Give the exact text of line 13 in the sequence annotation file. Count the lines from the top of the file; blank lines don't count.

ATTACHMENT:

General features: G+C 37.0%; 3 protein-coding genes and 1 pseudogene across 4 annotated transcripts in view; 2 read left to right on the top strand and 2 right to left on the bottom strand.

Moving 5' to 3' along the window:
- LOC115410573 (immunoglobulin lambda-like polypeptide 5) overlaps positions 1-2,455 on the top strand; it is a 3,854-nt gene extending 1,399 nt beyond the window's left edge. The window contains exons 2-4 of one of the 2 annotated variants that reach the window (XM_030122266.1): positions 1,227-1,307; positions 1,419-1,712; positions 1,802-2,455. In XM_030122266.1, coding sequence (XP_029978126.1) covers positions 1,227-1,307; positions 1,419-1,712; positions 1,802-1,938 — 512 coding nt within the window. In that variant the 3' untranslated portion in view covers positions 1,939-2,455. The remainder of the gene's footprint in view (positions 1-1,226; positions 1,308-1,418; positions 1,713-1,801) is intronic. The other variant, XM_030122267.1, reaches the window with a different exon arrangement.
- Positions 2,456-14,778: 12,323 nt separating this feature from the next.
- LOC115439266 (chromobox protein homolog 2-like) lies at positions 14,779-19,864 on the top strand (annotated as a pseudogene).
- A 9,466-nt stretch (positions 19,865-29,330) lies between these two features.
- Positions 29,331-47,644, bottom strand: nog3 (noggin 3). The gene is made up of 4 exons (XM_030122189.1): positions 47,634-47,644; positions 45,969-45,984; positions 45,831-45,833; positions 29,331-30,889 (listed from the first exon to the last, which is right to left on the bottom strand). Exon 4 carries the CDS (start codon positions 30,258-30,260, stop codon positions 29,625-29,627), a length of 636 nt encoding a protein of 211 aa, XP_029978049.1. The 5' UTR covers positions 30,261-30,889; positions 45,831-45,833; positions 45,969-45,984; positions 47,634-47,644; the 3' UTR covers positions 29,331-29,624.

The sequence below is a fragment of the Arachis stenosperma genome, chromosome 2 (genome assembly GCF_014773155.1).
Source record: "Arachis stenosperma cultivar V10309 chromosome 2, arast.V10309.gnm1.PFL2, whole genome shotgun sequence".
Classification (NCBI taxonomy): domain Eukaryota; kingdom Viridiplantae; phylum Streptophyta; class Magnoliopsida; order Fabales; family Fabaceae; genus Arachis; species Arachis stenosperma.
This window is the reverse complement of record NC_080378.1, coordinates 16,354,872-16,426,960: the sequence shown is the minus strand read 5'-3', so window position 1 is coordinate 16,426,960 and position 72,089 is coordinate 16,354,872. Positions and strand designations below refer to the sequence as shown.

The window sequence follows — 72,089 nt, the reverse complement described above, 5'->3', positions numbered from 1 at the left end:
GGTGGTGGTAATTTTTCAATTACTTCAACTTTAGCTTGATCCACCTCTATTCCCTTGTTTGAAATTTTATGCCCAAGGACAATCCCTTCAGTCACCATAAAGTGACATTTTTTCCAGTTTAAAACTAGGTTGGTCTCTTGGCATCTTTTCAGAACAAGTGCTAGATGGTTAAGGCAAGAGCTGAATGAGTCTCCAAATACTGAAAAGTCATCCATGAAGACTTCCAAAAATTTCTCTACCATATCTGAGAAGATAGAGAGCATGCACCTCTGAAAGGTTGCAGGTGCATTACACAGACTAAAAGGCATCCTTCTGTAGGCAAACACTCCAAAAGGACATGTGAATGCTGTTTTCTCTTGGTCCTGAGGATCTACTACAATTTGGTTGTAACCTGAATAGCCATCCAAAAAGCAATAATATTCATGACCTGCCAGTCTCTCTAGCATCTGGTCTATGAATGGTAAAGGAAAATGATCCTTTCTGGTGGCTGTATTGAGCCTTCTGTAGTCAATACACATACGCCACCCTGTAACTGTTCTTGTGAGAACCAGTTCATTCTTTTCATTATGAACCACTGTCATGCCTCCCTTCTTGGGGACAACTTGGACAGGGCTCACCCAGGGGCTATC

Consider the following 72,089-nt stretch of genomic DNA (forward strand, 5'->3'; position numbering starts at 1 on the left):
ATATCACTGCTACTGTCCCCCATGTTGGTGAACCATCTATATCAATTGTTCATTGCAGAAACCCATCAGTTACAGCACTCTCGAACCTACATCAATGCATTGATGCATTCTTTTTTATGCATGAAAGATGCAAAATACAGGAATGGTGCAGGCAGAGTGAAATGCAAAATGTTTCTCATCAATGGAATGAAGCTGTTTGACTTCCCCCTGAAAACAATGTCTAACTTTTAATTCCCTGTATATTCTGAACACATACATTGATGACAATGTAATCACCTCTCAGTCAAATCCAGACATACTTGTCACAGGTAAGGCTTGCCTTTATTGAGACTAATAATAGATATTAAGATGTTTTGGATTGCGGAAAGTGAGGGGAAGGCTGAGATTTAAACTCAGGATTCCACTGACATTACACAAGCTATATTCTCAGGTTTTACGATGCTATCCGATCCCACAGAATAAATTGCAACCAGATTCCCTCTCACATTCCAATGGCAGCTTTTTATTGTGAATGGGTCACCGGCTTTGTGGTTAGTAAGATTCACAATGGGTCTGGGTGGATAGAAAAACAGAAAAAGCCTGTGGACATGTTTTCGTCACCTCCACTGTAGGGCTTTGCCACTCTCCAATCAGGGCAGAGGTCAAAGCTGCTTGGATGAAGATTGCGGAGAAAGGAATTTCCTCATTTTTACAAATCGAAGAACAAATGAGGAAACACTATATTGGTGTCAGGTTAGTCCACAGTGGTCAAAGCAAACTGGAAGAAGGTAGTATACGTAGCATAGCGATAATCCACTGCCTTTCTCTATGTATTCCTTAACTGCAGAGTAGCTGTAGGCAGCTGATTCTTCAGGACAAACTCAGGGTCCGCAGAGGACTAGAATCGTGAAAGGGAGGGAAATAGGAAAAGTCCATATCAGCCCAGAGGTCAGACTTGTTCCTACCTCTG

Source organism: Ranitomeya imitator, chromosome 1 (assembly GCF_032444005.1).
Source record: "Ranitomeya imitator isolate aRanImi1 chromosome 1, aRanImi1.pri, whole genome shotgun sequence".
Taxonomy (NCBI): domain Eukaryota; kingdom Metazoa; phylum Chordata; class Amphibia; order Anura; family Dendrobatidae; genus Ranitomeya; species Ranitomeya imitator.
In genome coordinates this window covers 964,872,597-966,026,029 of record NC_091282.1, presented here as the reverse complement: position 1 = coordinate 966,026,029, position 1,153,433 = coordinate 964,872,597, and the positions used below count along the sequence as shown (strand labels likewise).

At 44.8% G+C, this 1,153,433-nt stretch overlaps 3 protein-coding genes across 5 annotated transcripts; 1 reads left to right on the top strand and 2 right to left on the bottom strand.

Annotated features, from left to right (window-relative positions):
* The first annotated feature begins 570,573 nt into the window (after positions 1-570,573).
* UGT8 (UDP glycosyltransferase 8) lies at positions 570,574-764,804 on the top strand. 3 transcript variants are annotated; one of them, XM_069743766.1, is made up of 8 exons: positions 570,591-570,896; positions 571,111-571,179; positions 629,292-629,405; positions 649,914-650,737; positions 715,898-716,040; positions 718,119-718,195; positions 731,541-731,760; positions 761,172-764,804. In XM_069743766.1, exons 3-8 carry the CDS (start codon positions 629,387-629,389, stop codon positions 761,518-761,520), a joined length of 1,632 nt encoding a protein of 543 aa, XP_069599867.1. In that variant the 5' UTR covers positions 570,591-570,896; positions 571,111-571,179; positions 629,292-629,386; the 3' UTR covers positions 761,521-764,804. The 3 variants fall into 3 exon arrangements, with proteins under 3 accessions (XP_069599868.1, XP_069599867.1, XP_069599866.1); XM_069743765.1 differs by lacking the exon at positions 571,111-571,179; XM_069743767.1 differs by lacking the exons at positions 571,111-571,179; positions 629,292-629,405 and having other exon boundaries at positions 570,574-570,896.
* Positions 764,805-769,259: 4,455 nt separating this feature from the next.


GGTGGTGGTAATTTTTCAATTACTTCAACTTTAGCTTGATCCACCTCTATTCCCTTGTTTGAAATTTTATGCCCAAGGACAATCCCTTCAGTCACCATAAAGTGACATTTTTTCCAGTTTAAAACTAGGTTGGTCTCTTGGCATCTTTTCAGAACAAGTGCTAGATGGTTAAGGCAAGAGCTGAATGAGTCTCCAAATACTGAAAAGTCATCCATGAAGACTTCCAAAAATTTCTCTACCATATCTGAGAAGATAGAGAGCATGCACCTCTGAAAGGTTGCAGGTGCATTACACAGACTAAAAGGCATCCTTCTGTAGGCAAACACTCCAAAAGGACATGTGAATGCTGTTTTCTCTTGGTCCTGAGGATCTACTACAATTTGGTTGTAACCTGAATAGCCATCCAAAAAGCAATAATATTCATGACCTGCCAGTCTCTCTAGCATCTGGTCTATGAATGGTAAAGGAAAATGATCCTTTCTGGTGGCTGTATTGAGCCTTCTGTAGTCAATACACATACGCCACCCTGTAACTGTTCTTGTGAGAACCAGTTCATTCTTTTCATTATGAACCACTGTCATGCCTCCCTTCTTGGGGACAACTTGGACAGGGCTCACCCAGGGGCTATC